Year : 2019 | Volume
| Issue : 4 | Page : 352-355
Is positive publication bias really a bias, or an intentionally created discrimination toward negative results?
Hunny Sharma1, Swati Verma2
1 Department of Public Health Dentistry, Triveni Institute of Dental Sciences, Hospital and Research Centre, Bilaspur, Chhattisgarh, India
2 Department of Public Health Dentistry, Rungta College of Dental Sciences and Research, Kohka, Bhilai, Chhattisgarh, India
Dr. Hunny Sharma
MD 264, Phase 4, Near AIIMS Residential Complex, Kabir Nagar, Tatibandh Raipur - 492 099, Chhattisgarh
Source of Support: None, Conflict of Interest: None
|Date of Web Publication||5-Sep-2019|
Today in publish or perish era, where manuscripts and research with successfully proven hypothesis or positive results are given more importance by journals, editors, funders, and institutions. The publication of researches with negative or null results is on the verge of extinction, thus creating an intentional bias known as publication bias. This review aims to discuss the consequence of the undermined importance of negative results and problems associated with it and will elaborate the importance of reporting negative results. Under-reporting of negative results not only wastes other researchers time, money, and manpower on which their researchers will be based but also introduces bias in meta-analysis leading to distortion of the scientific literature and misleads researchers, doctors, and policymakers in their decision-making. Many such important studies with negative results remain unpublished and therefore unavailable to the scientific community for understanding their values. A large number of human studies with huge risk to life's are carried out with the assurance that the proposed study will be performed with the aim to benefit, and results will be dissipated to everyone concerned, non-publication of such studies with negative results will not only be morally wrong but will also have ethical obligations to deal with. Therefore, all journals and their editor along with researchers and stakeholders need to be generous in giving importance to disseminating negative and positive findings alike.
Keywords: Editorial policies; peer review; publication bias; publishing; research
|How to cite this article:|
Sharma H, Verma S. Is positive publication bias really a bias, or an intentionally created discrimination toward negative results?. Saudi J Anaesth 2019;13:352-5
|How to cite this URL:|
Sharma H, Verma S. Is positive publication bias really a bias, or an intentionally created discrimination toward negative results?. Saudi J Anaesth [serial online] 2019 [cited 2022 Aug 11];13:352-5. Available from: https://www.saudija.org/text.asp?2019/13/4/352/265986
| Introduction|| |
In publish or perish era where winners are decided by the performance, and the impact of individual scientists is decided by the number of publications in high impact journals. Research institutions and organizations are no behind to increase their reputation and credibility by forcing the young researchers and academic staff for publishing a large number of research and increasing their cite score. This high-level pressure and expectation to keep head high in the scientific community has given rise to concerns regarding increased competition for fundraising and citations for getting established in the scientific community but had also made every researcher lure to rush toward making important discoveries for achieving these goals.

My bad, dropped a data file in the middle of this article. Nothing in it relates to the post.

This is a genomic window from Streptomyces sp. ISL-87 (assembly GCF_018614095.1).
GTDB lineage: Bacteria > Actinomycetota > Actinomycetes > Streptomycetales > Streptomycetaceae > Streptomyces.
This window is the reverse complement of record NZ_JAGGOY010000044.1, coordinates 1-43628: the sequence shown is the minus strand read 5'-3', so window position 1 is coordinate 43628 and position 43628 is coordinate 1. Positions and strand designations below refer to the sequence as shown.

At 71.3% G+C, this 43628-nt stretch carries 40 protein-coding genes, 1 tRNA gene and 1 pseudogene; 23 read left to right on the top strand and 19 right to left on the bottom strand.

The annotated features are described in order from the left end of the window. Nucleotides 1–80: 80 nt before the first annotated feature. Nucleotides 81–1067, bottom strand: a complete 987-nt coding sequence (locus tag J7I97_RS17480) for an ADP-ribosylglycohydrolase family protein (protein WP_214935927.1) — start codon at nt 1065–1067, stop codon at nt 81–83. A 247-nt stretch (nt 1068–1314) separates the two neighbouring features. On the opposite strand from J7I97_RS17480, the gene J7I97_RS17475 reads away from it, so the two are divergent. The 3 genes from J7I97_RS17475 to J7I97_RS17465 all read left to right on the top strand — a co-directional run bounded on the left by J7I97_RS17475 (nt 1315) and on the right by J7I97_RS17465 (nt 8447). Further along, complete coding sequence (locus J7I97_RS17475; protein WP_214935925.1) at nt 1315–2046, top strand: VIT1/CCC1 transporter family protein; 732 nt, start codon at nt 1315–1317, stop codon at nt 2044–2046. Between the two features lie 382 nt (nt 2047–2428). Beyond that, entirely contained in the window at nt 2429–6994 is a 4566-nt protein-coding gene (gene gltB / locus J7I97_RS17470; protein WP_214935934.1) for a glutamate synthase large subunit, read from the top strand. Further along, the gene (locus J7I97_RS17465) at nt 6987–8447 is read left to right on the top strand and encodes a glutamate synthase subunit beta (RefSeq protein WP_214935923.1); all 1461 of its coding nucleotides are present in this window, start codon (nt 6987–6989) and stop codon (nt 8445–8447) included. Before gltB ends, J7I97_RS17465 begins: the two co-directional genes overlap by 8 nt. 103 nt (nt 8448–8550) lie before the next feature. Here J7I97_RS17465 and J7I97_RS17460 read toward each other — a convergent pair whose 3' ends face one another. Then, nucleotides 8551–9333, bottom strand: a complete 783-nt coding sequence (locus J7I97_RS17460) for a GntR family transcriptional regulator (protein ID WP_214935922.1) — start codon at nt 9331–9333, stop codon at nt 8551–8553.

Research manuscripts are written by scientists of various disciplines for a variety of motives such as dissemination of recent important findings, to solve ongoing problems related to community/patients, to gain reputation or accountability, and at last to gain promotions or research grants. This pressure to publish or perish has led bias to crawl in each step of biomedical research, one such bias is intentionally cooked up or selective publication of positive result.
To state the significant findings with proud the medical and dental journals in the current era are flooded with importance given to P values and tests of hypothesis making it as common practice among researchers. Researchers and manuscripts with positive findings and successfully proving the hypothesis are given more importance then study which fail to prove the hypothesis and are ultimately considered as studies with negative results.
Bias in publication occurs when there is selective suppression or publication of research results according to the outcome or of personal benefits. These bias not only distorts the scientific process but also disrupts the self-correcting process of other bias in research. Positive publication bias occurs when there is lack of interest of scientists toward negative and non-significant results because of high rejection rates in journals as it attracts fewer readers and gives less cite score or publish selective reporting of outcome for getting published in high impact journals known as outcome reporting bias.,,
Why there is negativity toward negative results in publication?
Science is continuously evolving field build step by step on older building blocks of knowledge laid by the experienced researchers and by its inherent nature is a collaborative discipline. This makes it extremely important that negative results are also conveyed to fellow researcher and colleague by means of publication so they do not waste their time and resources on repeating the same findings.
However, in the current era where the worth of a research paper is judged by most of the journals on the basis of impact and citations, many researchers consider unworthy to construct the paper and survive the peer-review process of reputed indexed journals when a research paper with positive results can be published easily. Hence, although negative results hold a great value in biomedical field, they are equally important as positive results but are unfortunately given least importance to be considered for publication in reputed indexed journals.,
Importance of negative results in biomedical research